The in­ter­est of for­eign au­tomak­ers in the Cus­toms Union mem­ber states clearly varies. Two fa­cil­i­ties will soon come on stream in Be­larus. Three plants are op­er­a­tional in Kaza­khstan and about two dozens are in Rus­sia. Ac­cord­ing to an an­a­lyt­i­cal re­port of the Eurasian Eco­nomic Com­mis­sion (EEC), given the cur­rent state of the in­dus­try and the mar­ket ca­pac­ity, Rus­sia is well po­si­tioned to de­mand a high

level of lo­cal­iza­tion from au­tomak­ers. Given the size of the mar­ket in Be­larus and Kaza­khstan, th­ese coun­tries have fewer op­por­tu­ni­ties to find an in­vestor who would want to cre­ate a plant with the an­nual out­put ca­pac­ity of 300,000-350,000 cars and an en­gi­neer­ing and con­struc­tion unit.

It is clear that start­ing any car pro­duc­tion re­quires large in­vest­ments, but this is not the main point. It is very im­por­tant to or­ga­nize a sys­tem of sales, mar­ket­ing, dis­tri­bu­tion in the neigh­bor­ing coun­tries, to think over the strat­egy of mar­ket ad­vance­ment, said Di­rec­tor Gen­eral of the BAA Au­to­mo­bile As­so­ci­a­tion Lyud­mila Sha­banova.

The new pro­duc­ers in Be­larus have brighter prospects in this re­spect than their pre­de­ces­sors. They will get help from the Chi­nese part­ners who pur­sue an ag­gres­sive pol­icy in the EU mar­ket and are now very in­ter­ested in cre­at­ing an out­post tar­geted at the Cus­toms Union.

“Chi­nese au­tomak­ers pur­sue a smart mar­ket­ing pol­icy: first of all, they are in­ter­ested in the new tech­nol­ogy to build up their own pro­duc­tion ca­pac­i­ties. With their own huge do­mes­tic mar­ket and ac­tive ex­pan­sion in Europe, Chi­nese car man­u­fac­tur­ers have cloud­less prospects, and the Be­laru­sian-based plant, al­beit ori­ented on the coun­tries of the Cus­toms Union, has a good chance to ad­vance to Europe,” said Lyud­mila Sha­banova.

But one im­por­tant mo­ment should be kept in mind, namely qual­ity. And it is en­tirely in the hands of the Be­laru­sian au­to­mo­bile com­pa­nies.

It is very im­por­tant that right from the very start the qual­ity be im­mac­u­late. Oth­er­wise it will be very dif­fi­cult for Be­larus to prove its tech­ni­cal ca­pa­bil­i­ties to both for­eign and do­mes­tic buy­ers, said Lyud­mila Sha­banova.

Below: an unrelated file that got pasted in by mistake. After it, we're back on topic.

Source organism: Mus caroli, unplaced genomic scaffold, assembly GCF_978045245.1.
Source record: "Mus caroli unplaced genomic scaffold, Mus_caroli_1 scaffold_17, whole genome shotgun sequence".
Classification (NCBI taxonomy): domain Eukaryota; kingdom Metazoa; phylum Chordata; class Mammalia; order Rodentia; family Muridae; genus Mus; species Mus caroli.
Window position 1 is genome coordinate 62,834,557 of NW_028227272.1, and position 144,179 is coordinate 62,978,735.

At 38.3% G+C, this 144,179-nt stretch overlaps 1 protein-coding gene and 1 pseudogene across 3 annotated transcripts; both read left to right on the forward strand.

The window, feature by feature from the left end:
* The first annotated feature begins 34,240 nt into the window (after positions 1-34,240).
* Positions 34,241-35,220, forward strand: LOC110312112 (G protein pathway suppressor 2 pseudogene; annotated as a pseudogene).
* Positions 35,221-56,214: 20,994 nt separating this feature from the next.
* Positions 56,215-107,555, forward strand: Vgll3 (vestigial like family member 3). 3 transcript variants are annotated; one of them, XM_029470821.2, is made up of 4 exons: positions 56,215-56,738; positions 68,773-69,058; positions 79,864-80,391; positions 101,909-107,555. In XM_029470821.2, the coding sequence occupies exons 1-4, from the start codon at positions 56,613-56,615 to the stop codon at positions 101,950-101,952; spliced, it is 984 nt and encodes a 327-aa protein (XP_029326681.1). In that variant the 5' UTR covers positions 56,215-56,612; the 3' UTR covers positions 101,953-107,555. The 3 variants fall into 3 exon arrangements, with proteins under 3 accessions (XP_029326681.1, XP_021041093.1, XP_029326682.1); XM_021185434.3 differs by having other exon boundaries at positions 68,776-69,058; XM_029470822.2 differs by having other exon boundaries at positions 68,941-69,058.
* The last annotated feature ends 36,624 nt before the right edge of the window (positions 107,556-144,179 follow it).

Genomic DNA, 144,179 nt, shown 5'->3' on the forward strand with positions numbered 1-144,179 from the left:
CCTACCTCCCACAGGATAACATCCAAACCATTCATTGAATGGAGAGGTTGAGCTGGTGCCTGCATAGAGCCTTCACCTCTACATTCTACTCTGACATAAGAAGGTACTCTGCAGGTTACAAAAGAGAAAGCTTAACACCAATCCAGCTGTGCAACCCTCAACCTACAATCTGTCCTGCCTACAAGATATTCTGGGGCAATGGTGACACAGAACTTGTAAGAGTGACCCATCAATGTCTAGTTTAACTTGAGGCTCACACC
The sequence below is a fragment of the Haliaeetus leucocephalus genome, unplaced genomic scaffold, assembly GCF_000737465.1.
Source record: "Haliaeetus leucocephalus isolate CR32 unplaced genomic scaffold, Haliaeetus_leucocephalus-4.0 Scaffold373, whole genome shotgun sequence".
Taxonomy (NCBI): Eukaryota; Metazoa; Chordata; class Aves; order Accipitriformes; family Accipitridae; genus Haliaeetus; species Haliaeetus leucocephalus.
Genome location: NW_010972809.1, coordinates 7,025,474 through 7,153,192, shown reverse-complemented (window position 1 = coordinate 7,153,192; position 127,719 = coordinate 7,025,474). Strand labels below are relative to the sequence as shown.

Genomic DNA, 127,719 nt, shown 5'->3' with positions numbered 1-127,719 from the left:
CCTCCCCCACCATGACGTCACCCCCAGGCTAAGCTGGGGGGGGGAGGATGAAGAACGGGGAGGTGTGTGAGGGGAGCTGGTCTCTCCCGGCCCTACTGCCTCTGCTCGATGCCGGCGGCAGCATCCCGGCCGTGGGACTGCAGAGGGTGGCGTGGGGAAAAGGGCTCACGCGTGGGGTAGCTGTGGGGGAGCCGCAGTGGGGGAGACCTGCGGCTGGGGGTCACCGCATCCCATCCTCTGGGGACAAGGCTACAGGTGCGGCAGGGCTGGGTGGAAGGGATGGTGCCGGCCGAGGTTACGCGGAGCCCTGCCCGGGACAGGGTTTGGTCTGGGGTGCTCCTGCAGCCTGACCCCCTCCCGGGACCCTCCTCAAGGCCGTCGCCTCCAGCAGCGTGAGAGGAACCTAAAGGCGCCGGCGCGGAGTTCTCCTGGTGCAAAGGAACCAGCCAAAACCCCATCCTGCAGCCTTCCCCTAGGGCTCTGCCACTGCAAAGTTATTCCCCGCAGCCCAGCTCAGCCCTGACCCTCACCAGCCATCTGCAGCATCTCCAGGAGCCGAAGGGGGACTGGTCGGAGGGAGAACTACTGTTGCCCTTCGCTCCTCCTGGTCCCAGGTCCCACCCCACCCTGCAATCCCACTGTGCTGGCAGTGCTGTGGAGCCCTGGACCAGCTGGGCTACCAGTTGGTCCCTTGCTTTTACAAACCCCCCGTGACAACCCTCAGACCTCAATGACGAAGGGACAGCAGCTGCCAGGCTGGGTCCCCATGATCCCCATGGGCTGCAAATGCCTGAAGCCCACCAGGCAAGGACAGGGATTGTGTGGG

It is clear that do­mes­tic man­u­fac­tur­ers will have to lit­er­ally fight cus­tomer prej­u­dice re­gard­ing the in­fa­mous “Chi­nese qual­ity». True, the qual­ity of the first Chi­nese cars was very bad, but the sit­u­a­tion has changed rad­i­cally. Know­ing their weak­nesses the Chi­nese be­gan to buy out li­censes for dis­con­tin­ued pop­u­lar mod­els of for­eign cars, and li­censes for in­di­vid­ual parts and the en­tire pro­duc­tion cy­cles. They bought them not only from Korean but also from Ja­panese and Ger­mans au­tomak­ers. There­fore, the qual­ity of Chi­nese cars has been con­tin­u­ously im­prov­ing. By the way, when China opened its first assem­bly plants in Rus­sia, they had this prob­lem of weak de­mand. But as they say, con­stant drop­ping wears away a stone. To­day, the po­si­tions of Chi­nese brands are very strong. The Rus­sians have started choos­ing Chi­nese brands over the lo­cal brands such as VAZ, GAZ, IzhAvto.

Ac­cord­ing to Di­rec­tor of the In­tel­lect Group Sergei Varivoda, the rea­sons be­hind all the pre­vi­ous fail­ures in the Be­laru­sian au­to­mo­tive in­dus­try are well-known and are un­likely to be re­peated.

“You can­not stay afloat if sales are small and ori­ented on the do­mes­tic mar­ket only. But why no one within the Sin­gle Eco­nomic Space